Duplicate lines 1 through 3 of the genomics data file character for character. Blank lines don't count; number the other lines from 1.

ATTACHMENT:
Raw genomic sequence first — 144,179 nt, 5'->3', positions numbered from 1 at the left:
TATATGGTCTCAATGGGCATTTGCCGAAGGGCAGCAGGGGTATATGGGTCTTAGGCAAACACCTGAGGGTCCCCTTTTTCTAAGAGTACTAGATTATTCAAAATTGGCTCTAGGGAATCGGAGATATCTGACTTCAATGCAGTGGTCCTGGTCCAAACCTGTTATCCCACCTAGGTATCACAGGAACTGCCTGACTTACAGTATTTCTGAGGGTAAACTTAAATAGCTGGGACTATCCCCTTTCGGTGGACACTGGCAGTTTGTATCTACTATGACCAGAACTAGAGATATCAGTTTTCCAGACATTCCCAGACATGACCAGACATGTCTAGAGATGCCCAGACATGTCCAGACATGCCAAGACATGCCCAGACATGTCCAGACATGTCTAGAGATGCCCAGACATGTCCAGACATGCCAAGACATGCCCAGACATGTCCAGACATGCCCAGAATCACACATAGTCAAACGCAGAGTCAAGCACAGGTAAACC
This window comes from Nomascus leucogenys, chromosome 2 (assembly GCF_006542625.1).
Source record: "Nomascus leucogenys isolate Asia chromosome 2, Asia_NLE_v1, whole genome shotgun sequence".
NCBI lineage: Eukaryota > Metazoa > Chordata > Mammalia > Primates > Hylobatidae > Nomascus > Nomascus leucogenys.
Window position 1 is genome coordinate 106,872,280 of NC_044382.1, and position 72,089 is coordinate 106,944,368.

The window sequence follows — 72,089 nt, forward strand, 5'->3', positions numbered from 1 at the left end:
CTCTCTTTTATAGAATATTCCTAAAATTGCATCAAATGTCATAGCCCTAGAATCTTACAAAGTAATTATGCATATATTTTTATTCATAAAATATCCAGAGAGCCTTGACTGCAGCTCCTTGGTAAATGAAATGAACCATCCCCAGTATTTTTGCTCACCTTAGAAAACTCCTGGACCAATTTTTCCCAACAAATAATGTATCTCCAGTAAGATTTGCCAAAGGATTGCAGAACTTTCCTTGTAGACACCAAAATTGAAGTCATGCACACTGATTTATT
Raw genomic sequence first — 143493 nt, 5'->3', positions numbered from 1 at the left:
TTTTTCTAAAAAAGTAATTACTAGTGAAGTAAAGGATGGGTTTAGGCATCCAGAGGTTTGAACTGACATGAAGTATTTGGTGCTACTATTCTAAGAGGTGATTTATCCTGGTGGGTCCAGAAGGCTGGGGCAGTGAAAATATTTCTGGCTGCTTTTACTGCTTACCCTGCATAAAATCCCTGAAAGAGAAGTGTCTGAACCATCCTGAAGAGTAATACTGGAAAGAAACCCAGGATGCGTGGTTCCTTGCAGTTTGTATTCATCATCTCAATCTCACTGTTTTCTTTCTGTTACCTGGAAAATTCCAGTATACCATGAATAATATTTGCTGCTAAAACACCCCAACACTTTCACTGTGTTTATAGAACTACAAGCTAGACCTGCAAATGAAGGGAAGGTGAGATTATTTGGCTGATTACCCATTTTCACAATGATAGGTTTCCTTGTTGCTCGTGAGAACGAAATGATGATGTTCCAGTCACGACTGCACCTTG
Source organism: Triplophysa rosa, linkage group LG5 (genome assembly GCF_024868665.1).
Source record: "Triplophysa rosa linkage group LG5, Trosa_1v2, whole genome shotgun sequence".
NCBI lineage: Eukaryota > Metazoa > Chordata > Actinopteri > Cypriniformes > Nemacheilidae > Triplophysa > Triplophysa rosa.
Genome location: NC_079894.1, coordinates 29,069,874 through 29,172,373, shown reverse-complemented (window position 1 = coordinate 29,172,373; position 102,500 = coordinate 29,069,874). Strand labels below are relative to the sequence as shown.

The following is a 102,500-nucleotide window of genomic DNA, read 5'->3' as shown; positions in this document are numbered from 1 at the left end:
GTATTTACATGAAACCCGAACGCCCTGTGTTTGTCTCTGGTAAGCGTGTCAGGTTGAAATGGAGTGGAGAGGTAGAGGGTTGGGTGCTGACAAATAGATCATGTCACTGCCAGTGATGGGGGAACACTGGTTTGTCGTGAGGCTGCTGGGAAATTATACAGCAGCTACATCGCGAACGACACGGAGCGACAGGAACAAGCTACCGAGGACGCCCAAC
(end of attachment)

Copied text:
Raw genomic sequence first — 144,179 nt, 5'->3', positions numbered from 1 at the left:
TATATGGTCTCAATGGGCATTTGCCGAAGGGCAGCAGGGGTATATGGGTCTTAGGCAAACACCTGAGGGTCCCCTTTTTCTAAGAGTACTAGATTATTCAAAATTGGCTCTAGGGAATCGGAGATATCTGACTTCAATGCAGTGGTCCTGGTCCAAACCTGTTATCCCACCTAGGTATCACAGGAACTGCCTGACTTACAGTATTTCTGAGGGTAAACTTAAATAGCTGGGACTATCCCCTTTCGGTGGACACTGGCAGTTTGTATCTACTATGACCAGAACTAGAGATATCAGTTTTCCAGACATTCCCAGACATGACCAGACATGTCTAGAGATGCCCAGACATGTCCAGACATGCCAAGACATGCCCAGACATGTCCAGACATGTCTAGAGATGCCCAGACATGTCCAGACATGCCAAGACATGCCCAGACATGTCCAGACATGCCCAGAATCACACATAGTCAAACGCAGAGTCAAGCACAGGTAAACC
This window comes from Nomascus leucogenys, chromosome 2 (assembly GCF_006542625.1).